Production of virtually all crops declined in the early 1990s. In 1990 work stoppages and anti-Soviet demonstrations contributed to declines in agricultural production. The conflict in Nagorno-Karabakh, the site of about one-third of Azerbaijan's croplands, substantially reduced agricultural production beginning in 1989. In 1992 agriculture's contribution to NMP declined by 22 percent. This drop was attributed mainly to cool weather, which reduced cotton and grape harvests, and to the continuation of the Nagorno-Karabakh conflict. The conflict induced blockade of the Nakhichevan Autonomous Republic also disrupted agriculture there.
Some state and co-operative farms are still in operation in Azerbaijan, with little actual difference between the rights and privileges of state and cooperative holdings. However many of the collectives and state owned-farms have been privatized under the 1996 'Law on land reform', and about 20.000 small farms comprising 98% of the farmland are private. Private landholders do not have good access, to the inputs, services, know-how and financing that would maximize their output and the country's primary sector is far from competitive. Many of the food products consumed are imported.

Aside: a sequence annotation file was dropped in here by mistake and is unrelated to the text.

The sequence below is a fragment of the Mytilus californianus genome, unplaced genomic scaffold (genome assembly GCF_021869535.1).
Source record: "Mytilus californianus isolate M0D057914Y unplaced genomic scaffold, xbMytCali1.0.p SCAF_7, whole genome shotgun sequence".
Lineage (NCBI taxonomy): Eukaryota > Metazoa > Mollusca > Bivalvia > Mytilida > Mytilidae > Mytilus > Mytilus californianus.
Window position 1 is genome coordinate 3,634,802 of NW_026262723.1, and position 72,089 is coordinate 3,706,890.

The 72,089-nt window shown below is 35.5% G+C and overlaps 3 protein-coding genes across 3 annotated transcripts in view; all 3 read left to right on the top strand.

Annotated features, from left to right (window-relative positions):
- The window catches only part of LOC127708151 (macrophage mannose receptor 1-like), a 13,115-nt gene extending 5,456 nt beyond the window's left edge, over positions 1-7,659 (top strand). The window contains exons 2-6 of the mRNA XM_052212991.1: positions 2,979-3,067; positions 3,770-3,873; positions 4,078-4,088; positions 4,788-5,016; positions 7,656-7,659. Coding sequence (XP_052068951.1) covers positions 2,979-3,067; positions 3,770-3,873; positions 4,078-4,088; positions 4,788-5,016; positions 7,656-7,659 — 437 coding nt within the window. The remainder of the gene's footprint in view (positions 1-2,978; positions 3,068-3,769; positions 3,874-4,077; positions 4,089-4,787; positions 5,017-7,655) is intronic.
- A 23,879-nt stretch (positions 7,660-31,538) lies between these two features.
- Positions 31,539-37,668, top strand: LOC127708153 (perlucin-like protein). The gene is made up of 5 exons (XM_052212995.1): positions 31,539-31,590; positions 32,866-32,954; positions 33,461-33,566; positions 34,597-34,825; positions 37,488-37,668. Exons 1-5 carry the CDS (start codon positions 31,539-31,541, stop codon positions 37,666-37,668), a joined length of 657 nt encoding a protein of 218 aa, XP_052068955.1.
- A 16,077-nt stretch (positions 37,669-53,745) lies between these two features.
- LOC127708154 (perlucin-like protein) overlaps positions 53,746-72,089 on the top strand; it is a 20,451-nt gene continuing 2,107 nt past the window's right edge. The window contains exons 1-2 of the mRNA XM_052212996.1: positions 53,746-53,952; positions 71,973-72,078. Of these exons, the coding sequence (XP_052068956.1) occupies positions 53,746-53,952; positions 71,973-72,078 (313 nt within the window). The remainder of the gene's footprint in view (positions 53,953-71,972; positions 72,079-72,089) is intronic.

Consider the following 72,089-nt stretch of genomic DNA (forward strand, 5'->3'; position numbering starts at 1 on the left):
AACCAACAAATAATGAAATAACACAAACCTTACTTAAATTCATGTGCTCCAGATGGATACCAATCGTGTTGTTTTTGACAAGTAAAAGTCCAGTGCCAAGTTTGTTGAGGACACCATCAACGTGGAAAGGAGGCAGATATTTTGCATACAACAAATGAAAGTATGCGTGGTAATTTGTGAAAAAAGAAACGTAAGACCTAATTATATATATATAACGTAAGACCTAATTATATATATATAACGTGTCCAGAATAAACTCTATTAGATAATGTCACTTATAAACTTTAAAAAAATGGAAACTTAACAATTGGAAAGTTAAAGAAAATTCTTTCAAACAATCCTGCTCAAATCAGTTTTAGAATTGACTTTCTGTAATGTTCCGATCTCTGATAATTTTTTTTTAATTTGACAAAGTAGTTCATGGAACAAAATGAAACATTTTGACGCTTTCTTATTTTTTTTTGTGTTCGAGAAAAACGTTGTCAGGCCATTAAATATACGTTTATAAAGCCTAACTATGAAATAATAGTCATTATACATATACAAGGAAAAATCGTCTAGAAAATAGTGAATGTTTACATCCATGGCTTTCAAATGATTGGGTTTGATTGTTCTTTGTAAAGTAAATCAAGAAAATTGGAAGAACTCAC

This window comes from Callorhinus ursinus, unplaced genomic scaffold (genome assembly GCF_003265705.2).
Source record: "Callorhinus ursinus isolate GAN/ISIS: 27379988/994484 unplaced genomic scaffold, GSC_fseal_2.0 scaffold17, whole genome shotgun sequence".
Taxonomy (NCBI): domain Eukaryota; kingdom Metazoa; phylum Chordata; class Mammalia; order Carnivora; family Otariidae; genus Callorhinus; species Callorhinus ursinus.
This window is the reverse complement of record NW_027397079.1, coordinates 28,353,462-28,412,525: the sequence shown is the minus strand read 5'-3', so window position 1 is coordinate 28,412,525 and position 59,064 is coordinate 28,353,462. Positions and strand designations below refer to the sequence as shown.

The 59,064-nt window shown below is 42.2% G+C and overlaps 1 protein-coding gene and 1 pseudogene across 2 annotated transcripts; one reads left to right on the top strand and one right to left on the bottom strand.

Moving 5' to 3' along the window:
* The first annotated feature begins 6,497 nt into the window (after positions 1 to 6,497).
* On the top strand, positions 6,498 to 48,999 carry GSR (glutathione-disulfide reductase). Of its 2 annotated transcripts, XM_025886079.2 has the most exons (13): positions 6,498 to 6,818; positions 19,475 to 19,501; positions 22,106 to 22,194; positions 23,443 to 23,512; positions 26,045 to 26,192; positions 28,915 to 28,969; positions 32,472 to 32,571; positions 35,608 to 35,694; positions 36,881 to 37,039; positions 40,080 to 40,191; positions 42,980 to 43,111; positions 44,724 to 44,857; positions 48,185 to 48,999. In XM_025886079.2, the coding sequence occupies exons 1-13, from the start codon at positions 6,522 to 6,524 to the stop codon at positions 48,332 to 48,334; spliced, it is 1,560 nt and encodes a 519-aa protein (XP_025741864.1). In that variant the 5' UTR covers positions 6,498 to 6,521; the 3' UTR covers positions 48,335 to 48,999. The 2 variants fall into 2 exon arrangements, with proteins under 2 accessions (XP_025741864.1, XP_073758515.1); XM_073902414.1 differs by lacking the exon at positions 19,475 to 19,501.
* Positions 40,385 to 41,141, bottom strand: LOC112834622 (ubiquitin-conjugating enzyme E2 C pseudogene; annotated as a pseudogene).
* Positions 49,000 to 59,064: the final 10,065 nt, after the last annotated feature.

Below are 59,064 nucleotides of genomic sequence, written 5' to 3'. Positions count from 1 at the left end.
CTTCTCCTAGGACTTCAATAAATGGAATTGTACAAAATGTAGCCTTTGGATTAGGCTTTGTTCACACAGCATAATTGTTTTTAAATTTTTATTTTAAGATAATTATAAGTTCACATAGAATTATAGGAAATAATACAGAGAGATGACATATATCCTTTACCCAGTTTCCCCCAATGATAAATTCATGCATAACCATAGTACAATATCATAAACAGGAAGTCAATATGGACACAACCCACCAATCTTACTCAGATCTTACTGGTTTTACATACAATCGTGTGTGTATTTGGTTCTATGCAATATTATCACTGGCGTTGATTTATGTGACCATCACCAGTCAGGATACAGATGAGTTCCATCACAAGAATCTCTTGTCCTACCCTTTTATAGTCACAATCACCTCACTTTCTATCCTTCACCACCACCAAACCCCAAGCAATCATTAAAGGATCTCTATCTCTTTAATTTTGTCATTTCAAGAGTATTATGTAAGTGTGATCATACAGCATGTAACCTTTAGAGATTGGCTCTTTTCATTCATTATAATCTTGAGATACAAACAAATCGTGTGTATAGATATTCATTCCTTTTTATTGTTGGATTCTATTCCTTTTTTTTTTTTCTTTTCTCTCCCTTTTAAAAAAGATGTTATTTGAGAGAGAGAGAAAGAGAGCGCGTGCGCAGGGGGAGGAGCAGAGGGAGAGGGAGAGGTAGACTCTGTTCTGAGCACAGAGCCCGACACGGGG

The Azerbaijani Ministry of Agriculture and Food runs procurement centers dispersed throughout the country for government purchase of most of the tobacco, cotton, tea, silk, and grapes that are produced. The Ministry of Grain and Bread Products runs similar operations that buy a major portion of grain production. Remaining crops are sold in the private sector.
Agricultural production: 4.709.000 million AZM. Growth: 7.1% (1999 - 1998: 0.3%, 1997: -6.9%)
Library of Congress, FAO, BISNIS)
in the Caspian Sea. Dwindling stocks of sturgeon (russian, beluga and stellate).
Producer of caviar. (there's also sturgeon farming). Some fishing in lakes,
reservoirs and rivers, of little economic relevance.
10.4% of GDP (2006 est.)
Debt - external: $2.483 billion (2006 est.)
Economic aid recipient: ODA, $140 million (2000 est.)
Fiscal year: calendar year
Privatization: Although the legislation
that regulates the privatization process went into effect in the beginning
of 1993, the rhythm of privatization has been rather slow, except in the
primary sector, with about 90% of Azerbaijan's farmland now in private
hands. In the secondary and tertiary sectors only small or non strategic
assets (e.g. hotels, the Taxi fleet) have moved to private hands (over
10.000 small enterprises). The government is making some effort to accelerate
the process. Foreign investors face some restriction in their participation
in the privatization process. (The 'State Property Committe and Privatization
Agency' is on 20 Safarov street - tel 9274111, fax 989786).